Day 1, Amtrak to Oregon City, cycle to Wilsonville, 14 miles
Whoa. Least sleep ever gotten prior touring. Seems I’ve never been faced with so many last minute details, loose ends to tie, authorities to delegate, exploring the mysteries of the heart… Up all night, installing a new alarm & emptying the grease interceptor (ask me about this sometime) at the restaurant, then back home to the Kiva to pack my ride. Soldering a hard wiring for light using a D-cell flashlight took extra time. Finally, at 6am, the bike is loaded.
Suffice it to say, I’m beyond exhausted as I approach the first ride to catch the Amtrak north. So I call Angelina, who gladly accompanies me from Corvallis to Albany, driving my van back.We get to the train with 15 minutes to spare. As she drops me off, I’m tired, loopy, ecstatic to be so close to my tour. I load my bags onto my bike, linger with a long hug, the wave as I roll away. “I’m outta here!” Angeline is grinning as wide as I am. So lucky to have friends like her.
The train north is quick, and before I know it I’m standing on the platform in Oregon City. I chat with another cyclist Seattle who tells me about riding the Olympics. It’s drizzling. Perfect day for the first ride. I’m not being ironic either. I don my dazzling yellow brand spanking new Showers Pass raincoat, give from my boys and their mom. First rain, possible of many on this trip. I’m heading to the Olympic Peninsula after all, one of the rainiest spots in the US.
I follow main through Oregon City, then cross the Willamette on a narrow bridge. Up a steep hill towards Willamette Falls Drive. I’m pumping hard, opting no to use the smallest gear. They’ll be plenty of longer steeper hills. Suddenly I hear the strange sound of braking, sliding wheels on wet pavement, and look up to see a jackknifed pickup and trailer sliding down the road. Towards me. In slow motion. Not good!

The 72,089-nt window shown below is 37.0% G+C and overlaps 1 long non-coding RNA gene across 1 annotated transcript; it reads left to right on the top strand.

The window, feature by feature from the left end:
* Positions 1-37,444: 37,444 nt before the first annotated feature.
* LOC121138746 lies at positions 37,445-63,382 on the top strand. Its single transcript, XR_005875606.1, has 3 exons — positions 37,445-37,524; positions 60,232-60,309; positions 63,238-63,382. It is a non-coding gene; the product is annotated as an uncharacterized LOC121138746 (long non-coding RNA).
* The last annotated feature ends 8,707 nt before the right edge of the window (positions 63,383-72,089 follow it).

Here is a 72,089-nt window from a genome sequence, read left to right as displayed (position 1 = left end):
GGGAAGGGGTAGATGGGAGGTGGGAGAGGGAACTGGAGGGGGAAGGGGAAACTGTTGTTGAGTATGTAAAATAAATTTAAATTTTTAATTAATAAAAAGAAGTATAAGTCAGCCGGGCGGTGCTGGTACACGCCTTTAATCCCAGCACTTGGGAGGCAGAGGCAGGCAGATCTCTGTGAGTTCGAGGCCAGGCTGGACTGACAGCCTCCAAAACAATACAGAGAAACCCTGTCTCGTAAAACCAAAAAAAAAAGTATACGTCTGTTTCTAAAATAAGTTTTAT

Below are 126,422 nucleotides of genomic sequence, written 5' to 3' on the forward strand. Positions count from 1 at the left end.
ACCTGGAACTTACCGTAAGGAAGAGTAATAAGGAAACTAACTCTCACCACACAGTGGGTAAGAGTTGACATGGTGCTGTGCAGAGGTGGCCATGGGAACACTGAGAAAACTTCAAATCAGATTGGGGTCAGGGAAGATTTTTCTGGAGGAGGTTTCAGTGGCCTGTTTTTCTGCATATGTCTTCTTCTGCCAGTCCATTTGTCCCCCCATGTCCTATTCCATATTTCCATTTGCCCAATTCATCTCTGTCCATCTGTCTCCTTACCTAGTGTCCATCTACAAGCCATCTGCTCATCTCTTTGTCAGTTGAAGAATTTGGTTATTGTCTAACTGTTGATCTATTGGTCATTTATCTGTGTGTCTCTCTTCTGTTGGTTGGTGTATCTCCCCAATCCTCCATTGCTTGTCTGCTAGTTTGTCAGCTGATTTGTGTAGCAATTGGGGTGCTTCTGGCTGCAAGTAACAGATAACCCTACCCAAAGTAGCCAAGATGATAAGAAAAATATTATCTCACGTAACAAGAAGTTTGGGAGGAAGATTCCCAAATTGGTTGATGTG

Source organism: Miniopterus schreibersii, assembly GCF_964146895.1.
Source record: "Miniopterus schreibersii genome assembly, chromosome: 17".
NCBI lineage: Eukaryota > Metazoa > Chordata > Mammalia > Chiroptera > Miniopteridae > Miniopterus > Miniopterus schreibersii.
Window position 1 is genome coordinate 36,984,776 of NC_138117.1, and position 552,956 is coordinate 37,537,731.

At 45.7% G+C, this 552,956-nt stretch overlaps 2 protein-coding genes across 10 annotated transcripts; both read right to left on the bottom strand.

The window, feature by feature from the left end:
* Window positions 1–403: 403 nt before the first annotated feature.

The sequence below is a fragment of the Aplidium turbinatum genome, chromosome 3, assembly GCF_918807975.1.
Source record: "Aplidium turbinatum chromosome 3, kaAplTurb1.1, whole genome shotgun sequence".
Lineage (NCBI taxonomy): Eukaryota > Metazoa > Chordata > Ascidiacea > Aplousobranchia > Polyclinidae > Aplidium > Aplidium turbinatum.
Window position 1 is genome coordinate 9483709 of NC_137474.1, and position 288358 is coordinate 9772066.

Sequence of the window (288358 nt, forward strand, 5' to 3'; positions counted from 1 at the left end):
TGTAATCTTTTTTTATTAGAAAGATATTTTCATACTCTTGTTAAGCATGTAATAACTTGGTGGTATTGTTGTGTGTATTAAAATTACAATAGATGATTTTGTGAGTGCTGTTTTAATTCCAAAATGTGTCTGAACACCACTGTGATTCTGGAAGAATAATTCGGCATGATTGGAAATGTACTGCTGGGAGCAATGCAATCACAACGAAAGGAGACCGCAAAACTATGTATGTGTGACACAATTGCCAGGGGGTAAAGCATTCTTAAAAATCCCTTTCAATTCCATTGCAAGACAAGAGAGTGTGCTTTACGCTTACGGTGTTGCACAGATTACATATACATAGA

Alarmed, I quickly scoot my bike to the curb, up on the sidewalk, as the rig slides to a slow stop about ten yards from me. Crunching metal as the utility trailer heavy laden with earth utility crushes into the pickup’s rear bumper. The driver revs his motors, trying to pull out the the road. But he’s going nowhere. I walk up and past this minor catastrophe, counting my blessings he wasn’t going faster down the hill. I might have ended the tour on the first day.
But have no worries, dear readers. I understand the risks of this endeavor. I’m a safe cyclist, always riding to the farthest right of the roadway. Never pulling in front of cross traffic unless I have eye contact with drivers. And facing dangers not to different than driving at night, with drunk drivers on the road. We never know when the reaper will come. The only certainty is that we will eventually pass. Which makes these moments all the more precious. Live every day, love every day, so to have no regrets when the time comes to leave this beautiful world.
I’m trying to remember this as I cycle south of busy Stafford Road, where a certain number of pickups are determined to pass as close to me as possible. The first one, that red one, had plenty of room in the other lane. “Oh Buddy!” I yell, facing his 3″ exhaust pipe and delightful diesel fragrances. The drizzle is now less annoying than the traffic. Perspective. The fourteen miles pass gracefully fast, and now I’m rolling into Fred Meyers, a block from my mother’s new how.
Chilled, wet, underdressed, I can’t quite warm up. I don’t want anything there. So I buy a bottle of water and head over to my mom’s. A warm shower, then an afternoon BBQ with all the brothers. It’s the first gathering at the new house, since my mother moved there from McMinnville this spring. Seventeen people gather around the long table. I’m sad to notice my father’s absence, yet also happy to celebrate the bonds that we share. Quite a clan, this group of people. I sit at the end with Amy and the boys, “kids table” entertainment ensues. Boy jokes, which Amy and I add our own asides too.
Some great food too. David made the barbecue ribs, best I’ve ever tasted. We’re also celebrating his 41st turn around the sun. Seems just yesterday he was my baby brother, 13 years younger, so that strangers would often ask if I was his father. Cute now, but sure annoyed the teenager I was. I crash on the sofa after dinner, catch up just a bit on my missing shuteye. Exhaustion is taking hold of me now.
I get a ride to Portland with Mark and Amy, who drop me at Suzanne’s house. She’s been an anchor to many of my tours, staying with her after returning from California on the Coast Starlight. Quick hugs, then I’m down again on the bed, immediately falling into a deep sleep. I wake once, then sleep through to the next morning.
I wake with the deep satisfaction that I’m at last embarking on the adventure of bicycle touring. I’m uncertain what challenges, surprises and dangers I might face, except I know I’ll be meeting some amazing generous souls along the road. I always do.